Tips from poker's leading mindset coach that will make you a better player this weekend
Here are the key takeaways from our in-depth feature: 'Free Solo: The hardest climb in poker".
In that article, we look at the Oscar-winning documentary Free Solo, which follows Alex Honnold as he prepares to climb the 3,000ft El Capitan wall in California's Yosemite National Park without rope or any other safety equipment.
We wanted to know how the top athletes and poker players are able to work through the fear and doubts they might have. Elliot Roe, poker's leading mindset coach whose clients include Fedor Holz and Matt Berkey, helped us do just that.
From how to gain confidence to how to survive 'downswings', take notes and apply them to your game today.
Elliot Roe (right) with his client Fedor Holz
The biggest mental problems poker players face
"Anxiety is common, as is self-sabotage, issues with focus, a lack of professionalism, and fear of success even comes up. [Sports like free soloing and poker] are about performing under pressure, and self-sabotage is a major issue. [The right mindset] is being able to do what you know you should do when it counts."
How to adopt a 'Pro-Athlete Mindset'
"When I started out eight or nine years ago, there were a lot of very unprofessional poker players. They'd be drinking whilst playing, smoking drugs, they wouldn't be doing any exercise, they'd have no sleep hygiene, they would only be studying a couple of hours a week.
"When I talk about turning poker into a more professional mindset, what I'm saying is structure your week understanding that your fitness level will actually have an impact on your level of focus ten hours into a session."
Why you should be studying (and for how long)
"There's an amount of study that's acceptable, probably seven hours a week should be minimum for a professional player. It's more about defining yourself as a professional athlete who's competing against others for thousands, hundreds of thousands, even millions of dollars, rather than seeing poker as something that doesn't have that level of importance to it."
Why visualisation is so important
"I do a lot of visualisation work with my clients, so they feel that they've already been in that situation before. We work through: 'How will it feel if I have a bad beat at the final table? How do I recover if I've lost 75 per cent of my stack? How do I deal with being heads-up and two hours in?'
"For somebody who teaches skydiving, jumping out of a plane doesn't fluster them at all. It's normal for them, it's their day-to-day. What you want to do is put yourself in a mindset where performing at your best under pressure is nothing new, it's just how you perform."
Where confidence comes from (and how to get it)
"Confidence comes from knowing you've done the homework and you've run the numbers. The biggest anxieties come when you're not sure and you're guessing. But if you know exactly what you need to do in this spot, there isn't the same emotional pressure. The level of preparation impacts dramatically the level of emotional energy needed to do something."
Be aware of things that will work against you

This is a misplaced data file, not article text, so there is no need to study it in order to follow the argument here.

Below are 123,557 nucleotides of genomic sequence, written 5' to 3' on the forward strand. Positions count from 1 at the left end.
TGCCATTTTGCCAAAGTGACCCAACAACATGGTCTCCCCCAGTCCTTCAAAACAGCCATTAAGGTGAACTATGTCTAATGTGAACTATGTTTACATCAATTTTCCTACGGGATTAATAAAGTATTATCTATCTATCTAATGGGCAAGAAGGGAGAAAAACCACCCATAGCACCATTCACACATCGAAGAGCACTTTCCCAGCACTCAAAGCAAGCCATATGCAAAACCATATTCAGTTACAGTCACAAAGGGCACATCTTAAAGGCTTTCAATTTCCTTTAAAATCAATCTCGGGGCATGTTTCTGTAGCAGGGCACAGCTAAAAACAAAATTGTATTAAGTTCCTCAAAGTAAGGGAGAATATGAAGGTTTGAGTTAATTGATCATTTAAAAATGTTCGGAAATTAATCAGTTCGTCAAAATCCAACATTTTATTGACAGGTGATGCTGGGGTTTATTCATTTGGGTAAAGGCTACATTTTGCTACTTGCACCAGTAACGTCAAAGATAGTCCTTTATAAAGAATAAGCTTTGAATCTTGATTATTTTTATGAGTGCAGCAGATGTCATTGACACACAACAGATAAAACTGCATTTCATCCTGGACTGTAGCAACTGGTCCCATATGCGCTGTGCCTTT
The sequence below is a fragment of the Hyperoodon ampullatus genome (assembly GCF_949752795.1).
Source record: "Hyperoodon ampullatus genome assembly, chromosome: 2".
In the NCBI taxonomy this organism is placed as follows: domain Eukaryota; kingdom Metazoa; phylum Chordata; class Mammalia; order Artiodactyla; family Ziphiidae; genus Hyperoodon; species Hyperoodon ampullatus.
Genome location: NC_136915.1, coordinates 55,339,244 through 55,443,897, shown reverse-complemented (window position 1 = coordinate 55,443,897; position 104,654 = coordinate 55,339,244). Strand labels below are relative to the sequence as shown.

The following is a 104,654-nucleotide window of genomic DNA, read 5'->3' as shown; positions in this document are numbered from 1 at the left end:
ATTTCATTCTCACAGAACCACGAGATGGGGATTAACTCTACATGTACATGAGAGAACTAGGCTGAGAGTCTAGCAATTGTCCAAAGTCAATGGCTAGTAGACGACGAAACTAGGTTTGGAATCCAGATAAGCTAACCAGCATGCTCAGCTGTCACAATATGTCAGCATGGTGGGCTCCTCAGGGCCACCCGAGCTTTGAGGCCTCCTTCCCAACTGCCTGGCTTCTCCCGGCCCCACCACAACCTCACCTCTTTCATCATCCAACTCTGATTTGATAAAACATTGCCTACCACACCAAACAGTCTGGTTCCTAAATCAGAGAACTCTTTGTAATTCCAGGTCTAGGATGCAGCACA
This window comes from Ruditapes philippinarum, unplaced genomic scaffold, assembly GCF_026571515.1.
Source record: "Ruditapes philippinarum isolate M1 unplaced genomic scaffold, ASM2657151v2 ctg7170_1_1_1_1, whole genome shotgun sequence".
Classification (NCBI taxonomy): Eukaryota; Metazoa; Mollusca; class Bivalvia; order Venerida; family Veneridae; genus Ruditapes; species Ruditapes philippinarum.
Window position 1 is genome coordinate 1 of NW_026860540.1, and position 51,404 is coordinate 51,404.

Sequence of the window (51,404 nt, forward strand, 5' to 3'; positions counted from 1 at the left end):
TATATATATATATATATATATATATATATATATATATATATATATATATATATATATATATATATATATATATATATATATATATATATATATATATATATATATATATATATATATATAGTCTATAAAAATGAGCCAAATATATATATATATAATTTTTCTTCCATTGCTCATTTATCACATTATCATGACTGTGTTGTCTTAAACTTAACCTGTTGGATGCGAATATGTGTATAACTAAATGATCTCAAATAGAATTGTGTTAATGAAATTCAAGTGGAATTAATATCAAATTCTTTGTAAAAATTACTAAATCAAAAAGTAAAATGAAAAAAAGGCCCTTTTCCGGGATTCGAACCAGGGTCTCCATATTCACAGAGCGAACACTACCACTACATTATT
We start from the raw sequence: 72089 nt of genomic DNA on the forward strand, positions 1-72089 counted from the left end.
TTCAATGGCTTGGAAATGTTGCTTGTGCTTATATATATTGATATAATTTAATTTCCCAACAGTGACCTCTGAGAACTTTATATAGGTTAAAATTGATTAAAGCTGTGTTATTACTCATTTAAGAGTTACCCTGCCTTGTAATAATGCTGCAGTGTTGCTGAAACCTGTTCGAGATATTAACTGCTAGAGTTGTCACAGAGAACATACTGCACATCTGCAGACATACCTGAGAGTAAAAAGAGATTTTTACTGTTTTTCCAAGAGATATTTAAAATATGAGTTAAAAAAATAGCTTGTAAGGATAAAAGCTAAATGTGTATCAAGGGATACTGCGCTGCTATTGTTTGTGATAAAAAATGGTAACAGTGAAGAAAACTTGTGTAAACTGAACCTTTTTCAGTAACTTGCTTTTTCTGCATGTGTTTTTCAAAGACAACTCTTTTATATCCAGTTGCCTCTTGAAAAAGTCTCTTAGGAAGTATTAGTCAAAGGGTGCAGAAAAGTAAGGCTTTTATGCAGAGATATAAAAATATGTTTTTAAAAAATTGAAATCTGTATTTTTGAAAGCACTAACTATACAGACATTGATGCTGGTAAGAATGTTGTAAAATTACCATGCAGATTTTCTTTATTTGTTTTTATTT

"The first thing would be becoming aware of the triggers that set you off and then working through those triggers.
"So, if you know you are somebody who's struggling with being three-bet by the same player at the table, try understanding why that's a trigger for you, and then work through that. If you're somebody who struggles with the high-pressure moment of the money becoming important or you're coming close to a final table and you can no longer make correct decisions, why is that an issue for you? How are we going to work through that? A lot of it comes from doing deeper therapy work to understand why irrational behaviour is there in the first place, and then working through the memory of which situation has created that."
"Poker players say: 'I'm in a downswing'. No. In previous sessions, you were losing, but right now it's just a present game of poker, and you'll either win or lose. The results aren't connected in some way. There's no one month or one year, it's just how you play today with the cards you're dealt.
"So, often when a downswing hits, the player will start playing differently even if they're not aware of it. They'll start to lose confidence in their game, they'll try to reduce variance, and often they reduce variance to an extent that it actually reduces their profitability, so they're no longer playing the game they were playing when they were profitable, and that then extends the downswing. So it usually starts with bad luck but continues with bad play.
"What we try to do is take them back to the mindset they had prior to the downswing. Whether you're up or down, none of that has any relevance, other than bankroll management."
How to recover after a long session
"I recommend meditation post-session. It helps players let go of the sessions so they're not taking bad moods or excessively excited moods home to their real lives. The idea is that in poker you set yourself up and prepare for the session so that you're emotionally prepared to sit down and play your best. You then deal with the session, accepting it's actually a long-term game, and at the end of the session you can disconnect and return to normal life again."
"The constant visualisation, the constant study, and preparing yourself for whatever craziness can happen at the poker table. This allows you to consistently solve the maths puzzle over and over again. All poker is, is solving a maths puzzle."
Read the full article here: 'Free Solo: The hardest climb in poker'.